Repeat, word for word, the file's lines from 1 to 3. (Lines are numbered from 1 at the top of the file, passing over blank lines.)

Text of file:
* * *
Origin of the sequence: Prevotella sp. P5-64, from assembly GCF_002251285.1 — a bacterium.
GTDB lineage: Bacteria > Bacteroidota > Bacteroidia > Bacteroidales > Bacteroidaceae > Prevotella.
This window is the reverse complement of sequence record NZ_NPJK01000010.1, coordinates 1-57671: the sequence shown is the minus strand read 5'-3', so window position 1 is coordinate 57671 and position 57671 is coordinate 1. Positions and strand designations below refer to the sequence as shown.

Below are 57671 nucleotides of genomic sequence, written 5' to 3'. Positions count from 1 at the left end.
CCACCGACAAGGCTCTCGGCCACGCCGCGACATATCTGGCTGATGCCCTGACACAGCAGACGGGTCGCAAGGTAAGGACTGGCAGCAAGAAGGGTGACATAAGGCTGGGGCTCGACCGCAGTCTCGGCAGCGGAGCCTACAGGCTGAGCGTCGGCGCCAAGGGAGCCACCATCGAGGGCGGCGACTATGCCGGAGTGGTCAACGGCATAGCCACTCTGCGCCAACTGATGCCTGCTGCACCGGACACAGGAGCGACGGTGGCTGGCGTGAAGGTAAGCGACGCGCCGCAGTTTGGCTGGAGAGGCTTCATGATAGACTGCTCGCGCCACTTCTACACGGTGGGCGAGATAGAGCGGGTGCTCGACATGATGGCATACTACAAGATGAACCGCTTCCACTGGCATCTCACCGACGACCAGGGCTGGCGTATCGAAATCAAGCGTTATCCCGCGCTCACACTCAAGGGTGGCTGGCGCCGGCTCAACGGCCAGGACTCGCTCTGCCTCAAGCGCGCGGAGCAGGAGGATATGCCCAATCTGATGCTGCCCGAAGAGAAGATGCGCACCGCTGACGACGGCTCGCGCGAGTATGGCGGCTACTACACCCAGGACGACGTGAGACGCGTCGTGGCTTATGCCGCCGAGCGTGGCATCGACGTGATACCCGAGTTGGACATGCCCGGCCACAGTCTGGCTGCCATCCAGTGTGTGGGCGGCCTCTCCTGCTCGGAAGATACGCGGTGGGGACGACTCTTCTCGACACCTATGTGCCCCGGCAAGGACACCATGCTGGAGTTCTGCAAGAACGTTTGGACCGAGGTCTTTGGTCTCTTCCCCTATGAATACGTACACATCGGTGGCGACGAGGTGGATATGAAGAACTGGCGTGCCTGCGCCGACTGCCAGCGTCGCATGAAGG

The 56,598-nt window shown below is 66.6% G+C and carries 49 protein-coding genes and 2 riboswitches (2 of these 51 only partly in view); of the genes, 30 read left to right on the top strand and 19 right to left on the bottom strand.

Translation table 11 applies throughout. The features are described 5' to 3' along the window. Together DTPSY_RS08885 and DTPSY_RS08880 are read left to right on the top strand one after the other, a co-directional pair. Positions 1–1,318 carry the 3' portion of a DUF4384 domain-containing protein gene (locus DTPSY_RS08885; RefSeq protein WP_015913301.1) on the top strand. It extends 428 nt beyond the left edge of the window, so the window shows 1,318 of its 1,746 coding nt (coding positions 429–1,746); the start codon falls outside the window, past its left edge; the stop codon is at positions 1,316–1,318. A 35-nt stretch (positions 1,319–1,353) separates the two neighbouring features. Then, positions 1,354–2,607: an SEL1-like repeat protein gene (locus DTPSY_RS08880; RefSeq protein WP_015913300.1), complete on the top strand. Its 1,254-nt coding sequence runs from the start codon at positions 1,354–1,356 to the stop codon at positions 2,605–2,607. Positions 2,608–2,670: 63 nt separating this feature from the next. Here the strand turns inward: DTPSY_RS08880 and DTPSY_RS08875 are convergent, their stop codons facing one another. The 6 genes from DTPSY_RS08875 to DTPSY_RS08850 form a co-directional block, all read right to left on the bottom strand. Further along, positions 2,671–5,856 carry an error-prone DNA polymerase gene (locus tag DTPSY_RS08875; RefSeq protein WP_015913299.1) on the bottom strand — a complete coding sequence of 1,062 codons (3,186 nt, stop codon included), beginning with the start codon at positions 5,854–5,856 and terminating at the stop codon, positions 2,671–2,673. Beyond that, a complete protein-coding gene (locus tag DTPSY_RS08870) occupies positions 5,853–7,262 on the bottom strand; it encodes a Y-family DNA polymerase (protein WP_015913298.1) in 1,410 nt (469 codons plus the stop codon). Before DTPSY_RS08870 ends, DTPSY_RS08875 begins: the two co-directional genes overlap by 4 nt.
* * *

Origin of the sequence: Prevotella sp. P5-64, from assembly GCF_002251285.1 — a bacterium.
GTDB lineage: Bacteria > Bacteroidota > Bacteroidia > Bacteroidales > Bacteroidaceae > Prevotella.
This window is the reverse complement of sequence record NZ_NPJK01000010.1, coordinates 1-57671: the sequence shown is the minus strand read 5'-3', so window position 1 is coordinate 57671 and position 57671 is coordinate 1. Positions and strand designations below refer to the sequence as shown.